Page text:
‘A gross, terrible error’ Retiree, 77, devastated after losing home in heartbreaking scam

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Monzo outlines 'red flag' messages from potential scammers

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On BBC Money Box this weekend, he described how he fell victim to this cyrptocurreny fraud. Reporter Dan Whitworth described the scam as “the most comprehensive and devastating fraud” he had ever reported on.

Graham thought he was investing in cryptocurrency when he contacted a firm he found on the internet last August.

He was fed up of poor returns on his savings and hoped to use the extra money to buy a home for his son.

Graham ended up losing his savings, his car and his home and the thieves “stripped him bare”.

Graham started off investing £50 but was told the more he put in the more he would get out.

Next it was £10,000, and then eventually Graham had been groomed by the criminals so much that he put in well over £100,000 worth of his savings.

Bit by bit, the criminals pulled Graham in deeper into their web and got him into thousands of pounds of debt.

Mr Whitworth explained they did this by convincing Graham there was a problem with the company he had originally invested with. A second man, who called himself Jeff, got in touch with Graham and said he could help him get all his money back and even make money on his original investment on top of that.

He said he would need more money to do it, so Graham, increasingly frantic to get his money back, was pulled even further and further into the fraud.

In Graham’s desperation he ended up throwing more good money after bad.

Graham said: “I began to fear that maybe there was a problem with this particular company and that I was not being given good advice. But at that stage I had kept all of this investment to myself, I hadn’t even told my children and I don’t have a partner – I’ve been widowed now for 17 years.

“With lockdown and being stuck at home and all the other things that have gone on in the last couple of years I very much worked alone in the house.”

Graham quickly burned through all of his cash and maxed out on the loans that he could take.

By this time Jeff was able to convince him to take equity release on his house. He wanted another £280,000 because of the “loss of value of Bitcoin”.

Graham was reluctant to do this but Jeff kept reassuring him that he had a team ready to buy back his house and that he would also get a full return on his investments which was going to be valued at “something like £1.4million”. Graham reluctantly agreed, and voiced his concerns in a letter.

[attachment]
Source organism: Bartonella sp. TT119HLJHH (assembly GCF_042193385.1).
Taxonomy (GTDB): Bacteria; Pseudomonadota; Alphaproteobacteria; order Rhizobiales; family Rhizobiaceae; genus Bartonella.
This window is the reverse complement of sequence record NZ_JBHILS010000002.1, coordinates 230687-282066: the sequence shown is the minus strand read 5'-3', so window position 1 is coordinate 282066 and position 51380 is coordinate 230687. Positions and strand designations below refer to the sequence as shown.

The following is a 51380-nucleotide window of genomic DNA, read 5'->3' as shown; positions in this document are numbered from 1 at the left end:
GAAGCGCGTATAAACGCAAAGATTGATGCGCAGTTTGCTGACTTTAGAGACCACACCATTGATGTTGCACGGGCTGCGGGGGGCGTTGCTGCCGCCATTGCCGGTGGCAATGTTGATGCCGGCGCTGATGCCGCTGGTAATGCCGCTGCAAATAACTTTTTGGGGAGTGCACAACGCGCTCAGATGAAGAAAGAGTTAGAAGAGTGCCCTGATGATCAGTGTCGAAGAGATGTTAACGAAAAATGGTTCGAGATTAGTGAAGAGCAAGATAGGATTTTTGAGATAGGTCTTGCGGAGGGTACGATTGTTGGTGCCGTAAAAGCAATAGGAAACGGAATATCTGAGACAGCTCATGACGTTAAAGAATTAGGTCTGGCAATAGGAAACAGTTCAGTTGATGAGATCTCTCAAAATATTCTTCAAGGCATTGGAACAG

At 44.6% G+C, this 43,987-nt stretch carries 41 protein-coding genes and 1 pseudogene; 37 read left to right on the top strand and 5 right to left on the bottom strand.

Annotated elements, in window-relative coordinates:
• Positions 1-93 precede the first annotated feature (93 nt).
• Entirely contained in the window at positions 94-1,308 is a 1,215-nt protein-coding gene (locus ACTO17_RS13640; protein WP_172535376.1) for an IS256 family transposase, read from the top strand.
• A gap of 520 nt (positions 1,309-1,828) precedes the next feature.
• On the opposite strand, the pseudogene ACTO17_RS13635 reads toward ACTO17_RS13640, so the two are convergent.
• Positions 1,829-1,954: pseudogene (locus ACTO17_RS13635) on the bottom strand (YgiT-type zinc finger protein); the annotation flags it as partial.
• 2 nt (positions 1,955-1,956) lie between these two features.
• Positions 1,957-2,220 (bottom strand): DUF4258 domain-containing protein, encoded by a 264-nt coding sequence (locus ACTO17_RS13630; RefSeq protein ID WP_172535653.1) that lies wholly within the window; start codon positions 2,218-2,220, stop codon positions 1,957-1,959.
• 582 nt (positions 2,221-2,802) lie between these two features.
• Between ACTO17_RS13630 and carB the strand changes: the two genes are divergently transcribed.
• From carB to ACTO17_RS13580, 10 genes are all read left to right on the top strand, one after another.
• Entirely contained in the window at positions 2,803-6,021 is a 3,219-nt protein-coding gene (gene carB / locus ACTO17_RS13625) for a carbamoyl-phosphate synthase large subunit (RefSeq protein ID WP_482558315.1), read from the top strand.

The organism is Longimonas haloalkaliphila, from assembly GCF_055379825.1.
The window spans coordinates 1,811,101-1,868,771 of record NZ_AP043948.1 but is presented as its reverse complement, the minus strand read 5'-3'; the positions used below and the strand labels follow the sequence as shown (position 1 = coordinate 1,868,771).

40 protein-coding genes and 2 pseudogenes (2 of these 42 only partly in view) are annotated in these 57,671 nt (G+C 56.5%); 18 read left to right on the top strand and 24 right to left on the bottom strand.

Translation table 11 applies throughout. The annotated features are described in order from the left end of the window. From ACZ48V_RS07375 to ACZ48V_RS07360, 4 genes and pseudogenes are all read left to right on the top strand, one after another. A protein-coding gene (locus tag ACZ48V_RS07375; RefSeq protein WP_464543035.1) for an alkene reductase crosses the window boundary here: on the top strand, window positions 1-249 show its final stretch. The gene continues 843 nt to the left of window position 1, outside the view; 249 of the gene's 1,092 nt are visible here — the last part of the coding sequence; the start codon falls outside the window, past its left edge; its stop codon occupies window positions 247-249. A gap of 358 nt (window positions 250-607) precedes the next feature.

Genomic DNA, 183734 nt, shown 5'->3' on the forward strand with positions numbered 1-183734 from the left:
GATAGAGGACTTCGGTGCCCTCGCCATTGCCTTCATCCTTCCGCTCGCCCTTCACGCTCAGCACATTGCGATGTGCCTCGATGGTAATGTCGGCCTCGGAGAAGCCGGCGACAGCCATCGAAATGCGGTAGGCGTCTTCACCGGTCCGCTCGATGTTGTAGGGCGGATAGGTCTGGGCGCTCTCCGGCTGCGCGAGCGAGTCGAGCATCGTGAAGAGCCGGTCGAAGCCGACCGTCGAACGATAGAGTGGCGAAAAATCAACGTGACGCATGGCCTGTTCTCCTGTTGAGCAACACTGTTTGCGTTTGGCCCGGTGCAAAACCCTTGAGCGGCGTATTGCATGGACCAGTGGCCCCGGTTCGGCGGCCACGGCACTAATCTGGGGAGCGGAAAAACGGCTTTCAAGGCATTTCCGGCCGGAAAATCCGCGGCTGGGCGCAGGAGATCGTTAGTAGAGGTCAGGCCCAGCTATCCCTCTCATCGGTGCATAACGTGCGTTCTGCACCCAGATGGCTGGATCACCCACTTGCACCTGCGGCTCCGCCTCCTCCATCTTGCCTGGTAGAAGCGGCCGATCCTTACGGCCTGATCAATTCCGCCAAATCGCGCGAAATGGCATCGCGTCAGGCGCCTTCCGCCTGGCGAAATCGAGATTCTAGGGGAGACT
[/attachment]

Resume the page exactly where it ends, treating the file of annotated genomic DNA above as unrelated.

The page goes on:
Graham continued: “It all came to a head on February 8 when I tried to contact Jeff because that was the day he should have bought the house and I should have had my investment returned in full.

“I could not reach him, then I had a WhatsApp message from his PA to say that he’d had a bad car accident and was in hospital.

“I thought this has got to be total total fraud, suddenly it all came to a head and I thought, ‘oh my God’. I became very concerned, I was very frightened at what I’d done. I began to feel like a total idiot, I was very ashamed of myself.

“I’d basically given my entire life away to this individual. I pulled all the blinds and curtains closed in my house and my neighbour saw what I’d done and she rang me up. She said, ‘Graham, what’s the problem?’ and she came over to my house and then my son came and it all broke. I said what I’d done, I was a complete and utter mess, I could not believe what I had done.

“I’m 77 years old; I’m a mature man, I have fought in two wars, I have had a commission in the Royal Air Force for 22 years, I have flown around the world, I have operated around the world, I have lived in many countries, I have experienced death, I have experienced awful tragedies and yet I had made this gross, terrible, terrible error of actually giving everything away to this fraudster.

“I’m actually appalled that I’m talking about this right now, it is very difficult to explain.”

Graham’s daughter Liz said the whole family was in complete shock to find out that he had lost everything. She described the fraudsters as more like “murderers” because they had taken away his future. “They stole everything,” she said.

The family said they had agreed the tell Graham’s story, which was difficult for all involved, in an effort to make people aware of the dangers of scams like the one he had suffered. Liz said the fraudsters had turned the entire families lives upside down and warned anyone who thought they were too wise to be scammed to think twice.

In total Graham lost nearly £800,000, the vast majority of that money was transferred to two accounts, one in Santander and one at Barclays.

Barclays said they would take no further action while Santander said the case was under review.

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